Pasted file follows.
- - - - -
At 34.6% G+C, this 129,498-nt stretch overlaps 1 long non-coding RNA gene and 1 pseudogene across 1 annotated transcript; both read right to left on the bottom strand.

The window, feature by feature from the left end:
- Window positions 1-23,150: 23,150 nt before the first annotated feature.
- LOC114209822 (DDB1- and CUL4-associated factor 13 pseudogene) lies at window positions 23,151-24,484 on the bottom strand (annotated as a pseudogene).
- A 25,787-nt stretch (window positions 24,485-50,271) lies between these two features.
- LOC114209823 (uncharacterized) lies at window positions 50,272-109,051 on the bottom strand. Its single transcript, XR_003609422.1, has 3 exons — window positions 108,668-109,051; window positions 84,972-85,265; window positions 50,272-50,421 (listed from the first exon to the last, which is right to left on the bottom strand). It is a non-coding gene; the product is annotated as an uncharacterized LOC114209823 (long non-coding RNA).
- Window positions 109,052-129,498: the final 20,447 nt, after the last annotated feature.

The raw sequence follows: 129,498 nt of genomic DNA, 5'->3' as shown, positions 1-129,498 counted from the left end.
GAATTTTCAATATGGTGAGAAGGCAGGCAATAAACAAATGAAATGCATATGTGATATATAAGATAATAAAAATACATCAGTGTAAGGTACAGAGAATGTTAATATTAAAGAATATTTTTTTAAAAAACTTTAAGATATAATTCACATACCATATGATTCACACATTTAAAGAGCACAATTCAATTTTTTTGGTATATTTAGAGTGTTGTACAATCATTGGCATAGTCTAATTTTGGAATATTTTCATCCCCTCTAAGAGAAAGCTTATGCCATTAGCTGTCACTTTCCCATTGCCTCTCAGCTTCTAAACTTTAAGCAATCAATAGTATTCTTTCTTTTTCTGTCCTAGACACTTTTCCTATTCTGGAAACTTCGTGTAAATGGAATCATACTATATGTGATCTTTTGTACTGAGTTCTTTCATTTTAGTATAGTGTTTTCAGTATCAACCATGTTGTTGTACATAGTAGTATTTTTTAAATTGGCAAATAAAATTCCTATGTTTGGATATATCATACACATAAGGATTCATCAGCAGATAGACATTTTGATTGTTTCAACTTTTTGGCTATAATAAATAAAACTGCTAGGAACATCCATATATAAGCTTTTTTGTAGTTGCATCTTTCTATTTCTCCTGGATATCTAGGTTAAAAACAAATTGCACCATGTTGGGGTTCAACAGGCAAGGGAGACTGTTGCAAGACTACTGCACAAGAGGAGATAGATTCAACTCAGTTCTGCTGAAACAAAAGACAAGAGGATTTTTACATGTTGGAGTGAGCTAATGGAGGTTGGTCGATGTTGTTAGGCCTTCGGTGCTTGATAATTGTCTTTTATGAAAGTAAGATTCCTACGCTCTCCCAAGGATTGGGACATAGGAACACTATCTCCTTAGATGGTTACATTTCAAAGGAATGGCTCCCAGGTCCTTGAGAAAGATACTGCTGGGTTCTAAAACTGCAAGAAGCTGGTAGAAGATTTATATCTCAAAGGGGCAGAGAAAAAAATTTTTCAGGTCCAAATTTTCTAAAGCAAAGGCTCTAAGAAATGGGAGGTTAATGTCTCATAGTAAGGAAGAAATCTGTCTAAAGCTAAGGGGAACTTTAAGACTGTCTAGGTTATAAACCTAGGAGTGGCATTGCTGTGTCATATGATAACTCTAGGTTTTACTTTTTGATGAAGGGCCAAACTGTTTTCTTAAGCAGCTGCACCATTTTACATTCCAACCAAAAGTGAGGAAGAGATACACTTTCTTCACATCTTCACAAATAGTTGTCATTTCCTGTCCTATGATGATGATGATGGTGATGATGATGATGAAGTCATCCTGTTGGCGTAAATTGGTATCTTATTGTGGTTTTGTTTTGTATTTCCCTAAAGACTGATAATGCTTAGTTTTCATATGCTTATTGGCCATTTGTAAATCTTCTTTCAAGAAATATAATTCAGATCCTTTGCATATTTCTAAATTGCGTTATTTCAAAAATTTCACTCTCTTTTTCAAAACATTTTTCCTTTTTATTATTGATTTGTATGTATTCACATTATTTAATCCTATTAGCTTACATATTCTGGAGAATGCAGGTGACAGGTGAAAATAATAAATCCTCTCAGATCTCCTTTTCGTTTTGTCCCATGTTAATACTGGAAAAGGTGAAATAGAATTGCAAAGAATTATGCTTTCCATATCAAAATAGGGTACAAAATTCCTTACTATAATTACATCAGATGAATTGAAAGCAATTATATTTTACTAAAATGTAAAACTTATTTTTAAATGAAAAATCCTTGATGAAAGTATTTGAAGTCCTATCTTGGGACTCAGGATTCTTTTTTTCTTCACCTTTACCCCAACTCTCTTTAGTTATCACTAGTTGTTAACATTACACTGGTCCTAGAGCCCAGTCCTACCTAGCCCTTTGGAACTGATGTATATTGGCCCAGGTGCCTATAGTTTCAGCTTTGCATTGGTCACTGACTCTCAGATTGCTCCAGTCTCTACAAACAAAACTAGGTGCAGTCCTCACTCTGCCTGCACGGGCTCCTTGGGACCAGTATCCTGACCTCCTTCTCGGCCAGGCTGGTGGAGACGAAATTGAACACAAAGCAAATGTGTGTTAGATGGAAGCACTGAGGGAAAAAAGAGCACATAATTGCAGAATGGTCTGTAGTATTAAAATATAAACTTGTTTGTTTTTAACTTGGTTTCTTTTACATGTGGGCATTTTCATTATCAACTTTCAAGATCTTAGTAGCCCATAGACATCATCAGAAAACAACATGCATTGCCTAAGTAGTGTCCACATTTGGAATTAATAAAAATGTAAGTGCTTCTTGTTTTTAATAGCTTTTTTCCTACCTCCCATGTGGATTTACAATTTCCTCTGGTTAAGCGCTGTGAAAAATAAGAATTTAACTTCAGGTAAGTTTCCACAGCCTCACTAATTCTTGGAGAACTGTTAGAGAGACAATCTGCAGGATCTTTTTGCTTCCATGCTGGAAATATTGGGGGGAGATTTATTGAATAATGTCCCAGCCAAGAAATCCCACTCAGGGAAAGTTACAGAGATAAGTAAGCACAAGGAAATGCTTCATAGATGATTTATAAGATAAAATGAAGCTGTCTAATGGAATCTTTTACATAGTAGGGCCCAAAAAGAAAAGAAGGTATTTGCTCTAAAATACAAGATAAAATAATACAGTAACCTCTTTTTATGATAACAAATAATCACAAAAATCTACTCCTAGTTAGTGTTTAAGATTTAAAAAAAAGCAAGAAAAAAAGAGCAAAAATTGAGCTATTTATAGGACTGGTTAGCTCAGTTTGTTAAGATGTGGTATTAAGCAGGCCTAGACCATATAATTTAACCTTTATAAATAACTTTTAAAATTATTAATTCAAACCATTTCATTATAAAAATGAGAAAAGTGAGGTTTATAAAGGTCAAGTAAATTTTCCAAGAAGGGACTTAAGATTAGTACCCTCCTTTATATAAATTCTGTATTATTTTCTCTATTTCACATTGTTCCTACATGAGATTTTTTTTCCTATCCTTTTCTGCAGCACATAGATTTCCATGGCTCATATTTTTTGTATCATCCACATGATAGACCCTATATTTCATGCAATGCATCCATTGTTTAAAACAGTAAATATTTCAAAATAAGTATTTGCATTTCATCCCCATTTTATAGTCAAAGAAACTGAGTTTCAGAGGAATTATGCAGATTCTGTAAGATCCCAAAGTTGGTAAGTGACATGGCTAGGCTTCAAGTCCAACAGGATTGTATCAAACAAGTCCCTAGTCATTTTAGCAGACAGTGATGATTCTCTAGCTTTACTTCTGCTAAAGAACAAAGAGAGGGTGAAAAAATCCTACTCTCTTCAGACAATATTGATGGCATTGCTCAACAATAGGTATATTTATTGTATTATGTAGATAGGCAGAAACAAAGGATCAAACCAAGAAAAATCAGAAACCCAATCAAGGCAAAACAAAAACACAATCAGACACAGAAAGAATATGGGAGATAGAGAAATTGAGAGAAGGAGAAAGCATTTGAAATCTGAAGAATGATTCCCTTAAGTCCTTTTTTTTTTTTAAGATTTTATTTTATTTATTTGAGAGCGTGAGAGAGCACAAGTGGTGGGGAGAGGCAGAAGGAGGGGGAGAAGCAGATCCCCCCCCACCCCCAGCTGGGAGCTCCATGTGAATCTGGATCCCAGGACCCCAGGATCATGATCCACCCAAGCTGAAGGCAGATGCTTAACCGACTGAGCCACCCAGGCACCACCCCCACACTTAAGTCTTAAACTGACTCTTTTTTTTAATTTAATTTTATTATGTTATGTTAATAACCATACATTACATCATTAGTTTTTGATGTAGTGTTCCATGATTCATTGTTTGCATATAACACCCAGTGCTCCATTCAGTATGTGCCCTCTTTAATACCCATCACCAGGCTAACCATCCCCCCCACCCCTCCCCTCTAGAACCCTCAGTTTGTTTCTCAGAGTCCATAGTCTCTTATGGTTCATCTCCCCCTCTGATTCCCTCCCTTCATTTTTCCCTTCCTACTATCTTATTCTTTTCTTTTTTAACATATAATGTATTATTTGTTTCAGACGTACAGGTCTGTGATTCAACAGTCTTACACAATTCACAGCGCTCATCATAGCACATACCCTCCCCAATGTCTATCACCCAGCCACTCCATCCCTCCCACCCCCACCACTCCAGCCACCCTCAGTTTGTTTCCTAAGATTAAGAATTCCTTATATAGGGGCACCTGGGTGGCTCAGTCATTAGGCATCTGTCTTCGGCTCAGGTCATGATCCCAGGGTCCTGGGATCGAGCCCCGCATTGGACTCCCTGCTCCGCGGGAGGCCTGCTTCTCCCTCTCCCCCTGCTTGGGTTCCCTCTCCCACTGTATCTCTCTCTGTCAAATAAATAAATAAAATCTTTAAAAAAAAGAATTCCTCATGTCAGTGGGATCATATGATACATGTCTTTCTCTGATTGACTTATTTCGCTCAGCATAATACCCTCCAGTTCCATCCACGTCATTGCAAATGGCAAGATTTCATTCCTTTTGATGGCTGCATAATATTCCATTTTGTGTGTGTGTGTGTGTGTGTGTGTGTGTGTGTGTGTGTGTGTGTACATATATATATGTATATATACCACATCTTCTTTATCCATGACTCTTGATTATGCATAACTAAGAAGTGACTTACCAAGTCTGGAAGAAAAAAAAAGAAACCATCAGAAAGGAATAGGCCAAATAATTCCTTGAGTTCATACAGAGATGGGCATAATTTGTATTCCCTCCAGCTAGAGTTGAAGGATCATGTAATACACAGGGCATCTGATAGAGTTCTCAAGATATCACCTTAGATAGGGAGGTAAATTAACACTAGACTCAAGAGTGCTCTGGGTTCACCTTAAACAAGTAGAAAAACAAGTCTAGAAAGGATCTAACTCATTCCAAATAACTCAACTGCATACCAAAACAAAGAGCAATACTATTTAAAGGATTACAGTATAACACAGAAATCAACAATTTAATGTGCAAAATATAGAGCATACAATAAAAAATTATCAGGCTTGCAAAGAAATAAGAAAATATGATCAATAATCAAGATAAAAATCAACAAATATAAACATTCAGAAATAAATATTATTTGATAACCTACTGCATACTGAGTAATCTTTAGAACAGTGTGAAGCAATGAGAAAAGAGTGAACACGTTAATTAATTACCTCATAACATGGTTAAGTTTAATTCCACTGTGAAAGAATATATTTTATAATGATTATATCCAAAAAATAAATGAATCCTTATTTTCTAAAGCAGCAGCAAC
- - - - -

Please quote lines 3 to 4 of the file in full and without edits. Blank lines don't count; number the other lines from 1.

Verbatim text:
- Window positions 1-23,150: 23,150 nt before the first annotated feature.
- LOC114209822 (DDB1- and CUL4-associated factor 13 pseudogene) lies at window positions 23,151-24,484 on the bottom strand (annotated as a pseudogene).